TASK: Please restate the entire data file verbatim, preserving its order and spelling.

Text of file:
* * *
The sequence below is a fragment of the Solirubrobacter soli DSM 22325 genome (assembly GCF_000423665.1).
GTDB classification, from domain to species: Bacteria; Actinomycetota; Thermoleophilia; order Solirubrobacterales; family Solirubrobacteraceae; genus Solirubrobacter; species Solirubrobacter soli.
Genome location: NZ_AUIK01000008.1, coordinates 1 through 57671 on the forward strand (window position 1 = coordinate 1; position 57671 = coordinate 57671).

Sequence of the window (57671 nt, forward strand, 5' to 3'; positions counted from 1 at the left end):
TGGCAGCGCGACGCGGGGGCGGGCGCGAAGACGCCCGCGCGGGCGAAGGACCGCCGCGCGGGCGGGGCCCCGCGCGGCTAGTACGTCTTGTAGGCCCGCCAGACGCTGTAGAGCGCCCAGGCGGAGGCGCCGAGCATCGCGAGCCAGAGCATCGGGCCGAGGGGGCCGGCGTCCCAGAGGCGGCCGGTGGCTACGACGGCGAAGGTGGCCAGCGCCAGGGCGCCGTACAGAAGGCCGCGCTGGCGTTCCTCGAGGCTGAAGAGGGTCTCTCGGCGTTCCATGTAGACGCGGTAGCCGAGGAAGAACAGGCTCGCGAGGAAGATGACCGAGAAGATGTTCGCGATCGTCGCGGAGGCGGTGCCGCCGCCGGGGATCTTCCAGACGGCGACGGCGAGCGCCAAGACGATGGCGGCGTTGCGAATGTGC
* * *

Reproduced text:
The sequence below is a fragment of the Solirubrobacter soli DSM 22325 genome (assembly GCF_000423665.1).
GTDB classification, from domain to species: Bacteria; Actinomycetota; Thermoleophilia; order Solirubrobacterales; family Solirubrobacteraceae; genus Solirubrobacter; species Solirubrobacter soli.
Genome location: NZ_AUIK01000008.1, coordinates 1 through 57671 on the forward strand (window position 1 = coordinate 1; position 57671 = coordinate 57671).

Sequence of the window (57671 nt, forward strand, 5' to 3'; positions counted from 1 at the left end):
TGGCAGCGCGACGCGGGGGCGGGCGCGAAGACGCCCGCGCGGGCGAAGGACCGCCGCGCGGGCGGGGCCCCGCGCGGCTAGTACGTCTTGTAGGCCCGCCAGACGCTGTAGAGCGCCCAGGCGGAGGCGCCGAGCATCGCGAGCCAGAGCATCGGGCCGAGGGGGCCGGCGTCCCAGAGGCGGCCGGTGGCTACGACGGCGAAGGTGGCCAGCGCCAGGGCGCCGTACAGAAGGCCGCGCTGGCGTTCCTCGAGGCTGAAGAGGGTCTCTCGGCGTTCCATGTAGACGCGGTAGCCGAGGAAGAACAGGCTCGCGAGGAAGATGACCGAGAAGATGTTCGCGATCGTCGCGGAGGCGGTGCCGCCGCCGGGGATCTTCCAGACGGCGACGGCGAGCGCCAAGACGATGGCGGCGTTGCGAATGTGC